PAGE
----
Pure was a Canadian rock band, formed in Vancouver in 1991. Previously, the band was known as After All and Grin Factory. Signed to the Reprise label, the band reached a greater audience once their song "Greedy" was featured on the soundtrack album Songs from the Cool World, and the single "Blast" reached No. 22 on Billboard's Modern Rock chart in 1993.
"People of the Sky" is a song by the Canadian rock band Sloan. It was released in 1994 as the second single from the band's second studio album Twice Removed. The song is featured on the band's compilation album A Sides Win: Singles 1992-2005. It was the band's first song written by Andrew Scott to be released as a single.
"Blow at High Dough" is a song by Canadian rock band The Tragically Hip, released in April 1989 as the lead single from their first full-length studio album, Up to Here. It reached No. 1 on the RPM CANCON chart, and was the opening theme song of the CBC Television series Made in Canada.
Love Machine is the third full-length album by Canadian band, Brighton Rock. The album was released in 1991. It is the final studio album to feature vocalist Gerry McGhee before his death on August 25, 2020.
This is the discography of Canadian rock band, The Tragically Hip. Through 2016, the Kingston, Ontario group has released 13 studio albums, one live album, one compilation album, and two video albums. They have also released one extended play, and a boxed set.
Roman Grey was a Canadian band from the 1980s. Their music has been described as "dream pop".
"New Orleans Is Sinking" is a song by Canadian rock band The Tragically Hip. It was released in November 1989 as the second single from the band's first full-length studio album, Up to Here. The song reached number-one on the RPM Canadian Content chart. It was also the band's first song to chart in the United States.
"Twist My Arm" is the third single from The Tragically Hip's second full-length studio album, Road Apples.
"Greasy Jungle" is a song by Canadian rock band The Tragically Hip. It was released in November 1994 as the second single from the band's fourth studio album, Day for Night. At the time of its release, the song was the band's highest charting single ever in Canada, peaking at #8 on the RPM Canadian Singles Chart.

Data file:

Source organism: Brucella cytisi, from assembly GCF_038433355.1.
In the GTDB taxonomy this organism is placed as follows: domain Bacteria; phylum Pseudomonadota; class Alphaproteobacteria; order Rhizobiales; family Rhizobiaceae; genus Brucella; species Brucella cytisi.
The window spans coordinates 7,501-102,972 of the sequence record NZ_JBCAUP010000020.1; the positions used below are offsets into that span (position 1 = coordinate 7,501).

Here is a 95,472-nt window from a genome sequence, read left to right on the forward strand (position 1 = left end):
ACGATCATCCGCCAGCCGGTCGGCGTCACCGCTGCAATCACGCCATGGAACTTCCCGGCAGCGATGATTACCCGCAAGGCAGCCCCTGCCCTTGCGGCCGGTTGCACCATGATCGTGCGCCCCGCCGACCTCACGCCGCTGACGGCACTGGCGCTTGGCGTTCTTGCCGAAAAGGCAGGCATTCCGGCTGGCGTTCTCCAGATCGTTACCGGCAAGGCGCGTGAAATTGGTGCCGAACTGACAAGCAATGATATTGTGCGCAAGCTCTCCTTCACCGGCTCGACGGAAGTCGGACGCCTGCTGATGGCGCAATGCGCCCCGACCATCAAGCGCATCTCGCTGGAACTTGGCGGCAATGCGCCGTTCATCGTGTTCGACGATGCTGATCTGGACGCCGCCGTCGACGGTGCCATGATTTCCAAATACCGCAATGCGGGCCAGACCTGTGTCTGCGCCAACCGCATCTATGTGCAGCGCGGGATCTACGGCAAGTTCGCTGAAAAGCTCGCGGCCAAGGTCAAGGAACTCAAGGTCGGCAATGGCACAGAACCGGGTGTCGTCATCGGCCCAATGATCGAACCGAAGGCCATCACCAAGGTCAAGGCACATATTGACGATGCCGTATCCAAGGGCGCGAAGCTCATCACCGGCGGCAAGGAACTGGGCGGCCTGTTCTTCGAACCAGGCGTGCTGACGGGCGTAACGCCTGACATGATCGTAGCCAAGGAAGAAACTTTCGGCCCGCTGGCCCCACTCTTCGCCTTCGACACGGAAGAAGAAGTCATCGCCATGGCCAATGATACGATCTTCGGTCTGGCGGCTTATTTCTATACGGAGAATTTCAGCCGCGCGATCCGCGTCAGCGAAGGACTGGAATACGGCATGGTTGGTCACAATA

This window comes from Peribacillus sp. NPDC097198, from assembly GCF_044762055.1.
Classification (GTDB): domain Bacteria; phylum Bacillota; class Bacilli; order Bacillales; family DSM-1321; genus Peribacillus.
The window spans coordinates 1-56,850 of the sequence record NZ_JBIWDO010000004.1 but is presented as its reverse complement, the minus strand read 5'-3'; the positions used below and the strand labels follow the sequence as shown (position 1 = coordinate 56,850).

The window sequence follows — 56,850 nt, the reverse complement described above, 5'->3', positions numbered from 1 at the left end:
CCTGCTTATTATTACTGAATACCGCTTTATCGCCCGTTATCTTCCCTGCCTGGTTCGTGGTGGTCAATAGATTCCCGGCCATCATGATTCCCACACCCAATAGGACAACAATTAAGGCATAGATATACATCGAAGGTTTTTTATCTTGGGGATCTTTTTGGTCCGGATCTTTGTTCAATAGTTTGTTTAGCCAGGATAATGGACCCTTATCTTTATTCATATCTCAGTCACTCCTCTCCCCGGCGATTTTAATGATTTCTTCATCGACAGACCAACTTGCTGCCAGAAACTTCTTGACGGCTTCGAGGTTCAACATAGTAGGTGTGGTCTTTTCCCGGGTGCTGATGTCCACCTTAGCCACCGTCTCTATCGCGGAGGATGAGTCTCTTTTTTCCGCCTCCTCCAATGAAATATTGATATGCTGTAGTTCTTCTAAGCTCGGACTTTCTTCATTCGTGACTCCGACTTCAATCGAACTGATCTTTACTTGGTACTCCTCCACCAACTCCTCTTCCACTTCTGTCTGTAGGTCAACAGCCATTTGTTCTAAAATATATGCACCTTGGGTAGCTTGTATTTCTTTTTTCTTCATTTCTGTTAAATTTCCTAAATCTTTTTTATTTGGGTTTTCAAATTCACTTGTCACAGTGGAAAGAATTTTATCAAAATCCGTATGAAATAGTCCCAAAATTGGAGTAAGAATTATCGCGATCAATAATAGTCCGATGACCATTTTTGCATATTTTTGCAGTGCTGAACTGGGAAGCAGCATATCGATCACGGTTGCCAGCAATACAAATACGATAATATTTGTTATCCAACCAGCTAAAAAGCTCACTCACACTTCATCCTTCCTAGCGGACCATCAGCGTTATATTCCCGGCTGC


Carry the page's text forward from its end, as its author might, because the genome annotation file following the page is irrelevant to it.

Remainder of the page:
"Nice to Luv You" is the first single by Canadian rock group 54-40 from the band's 1992 album, Dear Dear.
Crush is the 1993 album by Montreal pop-punk band Doughboys. Crush was released on A&M records and was produced by Daniel Rey and mixed by Dave Ogilvie. The album earned a number of critical accolades. In 1994 it was nominated for a Juno Award for Best Hard Rock Album. Toronto radio station CFNY-FM listeners voted it the 24th best album of 1993. The single "Shine" off the album was also named by Chart Magazine as number 38 on their 2000 list of Top 50 Canadian Songs Of All-Time., and 189th by CFNY in their 2009 "Top 200 Songs of All Time". "Shine" was also the theme song for MuchMusic's alternative themed show The Wedge during the 1990s.
"So Gently We Go" is a song by Canadian rock band I Mother Earth, released as a single from their debut studio album, Dig. The song reached #1 on Canada's CANCON chart.
"Which Way You Goin' Billy?" was a global, multi-million-selling hit single from the Canadian band The Poppy Family. The single, first released in 1969, was from the album of the same name and was a chart-topping hit in Canada and Ireland. It was also a significant hit in other parts of the world, reaching #2 on both the U.S. Cash Box and Billboard pop charts.
Spice was a Canadian pop and folk band based in Winnipeg, Manitoba, active during the late 1960s and early 1970s.
Big House was a Canadian punk-influenced rock band, based in Edmonton, Alberta, and active in the early 1990s.